Environmental Health in Israel | 2014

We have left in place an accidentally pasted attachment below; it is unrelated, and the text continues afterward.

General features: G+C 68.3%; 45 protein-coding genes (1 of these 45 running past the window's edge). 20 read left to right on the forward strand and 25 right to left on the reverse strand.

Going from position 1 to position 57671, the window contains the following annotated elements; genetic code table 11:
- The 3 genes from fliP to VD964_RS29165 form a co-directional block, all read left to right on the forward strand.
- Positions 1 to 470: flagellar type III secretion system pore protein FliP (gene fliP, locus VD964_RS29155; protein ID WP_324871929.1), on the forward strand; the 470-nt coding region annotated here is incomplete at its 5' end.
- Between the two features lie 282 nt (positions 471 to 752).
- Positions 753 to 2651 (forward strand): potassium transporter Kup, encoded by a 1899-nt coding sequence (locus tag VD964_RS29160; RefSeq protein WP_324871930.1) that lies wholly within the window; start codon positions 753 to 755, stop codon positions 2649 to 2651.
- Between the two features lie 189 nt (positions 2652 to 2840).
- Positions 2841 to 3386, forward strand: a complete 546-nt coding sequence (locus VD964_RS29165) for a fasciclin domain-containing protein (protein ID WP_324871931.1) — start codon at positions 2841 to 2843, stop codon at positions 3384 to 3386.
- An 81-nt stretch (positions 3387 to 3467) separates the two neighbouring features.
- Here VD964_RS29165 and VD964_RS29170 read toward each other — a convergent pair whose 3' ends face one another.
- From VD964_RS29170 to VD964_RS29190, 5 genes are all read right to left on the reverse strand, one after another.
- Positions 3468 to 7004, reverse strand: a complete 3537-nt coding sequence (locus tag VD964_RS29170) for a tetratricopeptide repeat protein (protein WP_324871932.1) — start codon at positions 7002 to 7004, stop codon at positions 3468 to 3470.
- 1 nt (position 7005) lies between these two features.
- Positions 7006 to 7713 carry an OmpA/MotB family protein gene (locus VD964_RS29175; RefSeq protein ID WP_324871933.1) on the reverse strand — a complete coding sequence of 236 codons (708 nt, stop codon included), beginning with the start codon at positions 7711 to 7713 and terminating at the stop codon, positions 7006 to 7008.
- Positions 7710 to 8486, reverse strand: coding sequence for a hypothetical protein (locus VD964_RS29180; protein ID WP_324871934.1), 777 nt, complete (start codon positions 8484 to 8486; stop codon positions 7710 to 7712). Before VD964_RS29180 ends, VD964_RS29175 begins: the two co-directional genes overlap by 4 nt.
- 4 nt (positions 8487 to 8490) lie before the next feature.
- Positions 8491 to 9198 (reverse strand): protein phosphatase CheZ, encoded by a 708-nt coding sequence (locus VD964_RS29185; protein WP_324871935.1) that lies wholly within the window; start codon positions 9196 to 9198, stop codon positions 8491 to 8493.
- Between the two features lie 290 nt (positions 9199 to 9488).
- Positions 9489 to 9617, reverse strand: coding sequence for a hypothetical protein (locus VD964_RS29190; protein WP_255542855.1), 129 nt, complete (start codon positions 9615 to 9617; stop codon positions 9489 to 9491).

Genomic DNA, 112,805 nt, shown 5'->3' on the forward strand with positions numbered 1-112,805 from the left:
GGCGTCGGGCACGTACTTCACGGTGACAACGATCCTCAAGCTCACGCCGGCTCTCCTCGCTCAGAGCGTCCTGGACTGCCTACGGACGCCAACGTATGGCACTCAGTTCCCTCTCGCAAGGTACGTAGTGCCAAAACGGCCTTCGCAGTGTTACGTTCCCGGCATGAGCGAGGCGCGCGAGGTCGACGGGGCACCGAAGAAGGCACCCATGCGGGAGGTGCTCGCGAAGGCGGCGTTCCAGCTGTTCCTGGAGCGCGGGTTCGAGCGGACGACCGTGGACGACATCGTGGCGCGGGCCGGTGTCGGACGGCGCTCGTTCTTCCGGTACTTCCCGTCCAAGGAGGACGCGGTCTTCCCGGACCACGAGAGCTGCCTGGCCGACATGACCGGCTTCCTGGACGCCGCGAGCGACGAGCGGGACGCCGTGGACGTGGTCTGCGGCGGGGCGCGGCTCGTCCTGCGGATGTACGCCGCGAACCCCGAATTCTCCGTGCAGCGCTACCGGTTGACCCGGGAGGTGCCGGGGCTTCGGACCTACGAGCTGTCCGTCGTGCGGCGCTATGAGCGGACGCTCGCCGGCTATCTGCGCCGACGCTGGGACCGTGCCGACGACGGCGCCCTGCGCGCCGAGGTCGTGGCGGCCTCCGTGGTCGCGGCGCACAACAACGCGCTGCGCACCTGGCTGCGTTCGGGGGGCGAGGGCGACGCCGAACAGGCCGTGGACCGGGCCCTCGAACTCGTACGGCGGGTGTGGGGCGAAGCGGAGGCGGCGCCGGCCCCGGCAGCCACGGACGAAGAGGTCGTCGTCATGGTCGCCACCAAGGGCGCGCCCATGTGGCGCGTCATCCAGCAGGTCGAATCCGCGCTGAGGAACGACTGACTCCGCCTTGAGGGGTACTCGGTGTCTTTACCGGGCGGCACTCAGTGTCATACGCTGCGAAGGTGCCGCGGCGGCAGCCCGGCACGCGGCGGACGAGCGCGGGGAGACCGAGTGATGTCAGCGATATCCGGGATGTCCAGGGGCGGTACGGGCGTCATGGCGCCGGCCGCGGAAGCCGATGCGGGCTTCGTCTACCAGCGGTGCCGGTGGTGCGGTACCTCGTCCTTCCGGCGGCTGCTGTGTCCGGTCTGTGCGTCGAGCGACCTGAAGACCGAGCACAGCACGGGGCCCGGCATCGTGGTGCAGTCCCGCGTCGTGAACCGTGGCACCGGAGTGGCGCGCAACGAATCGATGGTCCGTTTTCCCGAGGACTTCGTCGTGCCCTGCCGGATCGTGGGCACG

Central Bureau of Statistics Social Survey, 71.3% of non-smokers aged 20-74 reported that they had been exposed to ETS during the last month, with 17.9% reporting a high level of exposure. In a representative survey of Israeli adults (N=505) in 2010, 80.2% reported exposure to ETS, and 33.9% reported daily exposure. In a national survey in 2008 of over 11,000 adolescents, 20.5 % reported that only their father smoked at home, 5.3% reported that only their mother smoked at home, and 6.2% reported that one or more of their siblings smoked at home. Overall, 13.8% reported that more than one family member smoked, including both parents (11.3%), and 3.9% reported that all family members smoked. Biomonitoring data (urinary cotinine concentrations) from 2011 also indicate widespread exposure to ETS in the adult population in Israel. In a study by the MoH, 62.2% of non-smokers had levels equal to or above the level of quantification (LOQ). Proportions equal or above the LOQ were significantly higher for males compared to females, for subjects with lower levels of education, and in the younger age group. Based on MoH data on infant exposure to smoking, published in 2014, 25% of Jewish infants and 52% of Arab infants are exposed to ETS at two months of age. Exposure to ETS at Age 2 Months Data on Health Effects of Environmental Tobacco Smoke in Israel There are limited data in Israel on the health effects of exposure to ETS. Data from 2008 show that incidence of atopic eczema or allergic rhinitis in children ages 13–14 was not affected by smoking by at least one family member. However, asthma was higher in children who had a parent who smoked (Figure 2).  Figure 1 Source: Israeli Ministry of Health (9) Environmental Health in Israel 2014  Chapter 3 - 26 - Jewish Infants Arab Infants Every day Occasionally Never Almost every day 75.2% 23.9% 0.3% 0.6% 47.9% 47.6% 2.8% 1.6%

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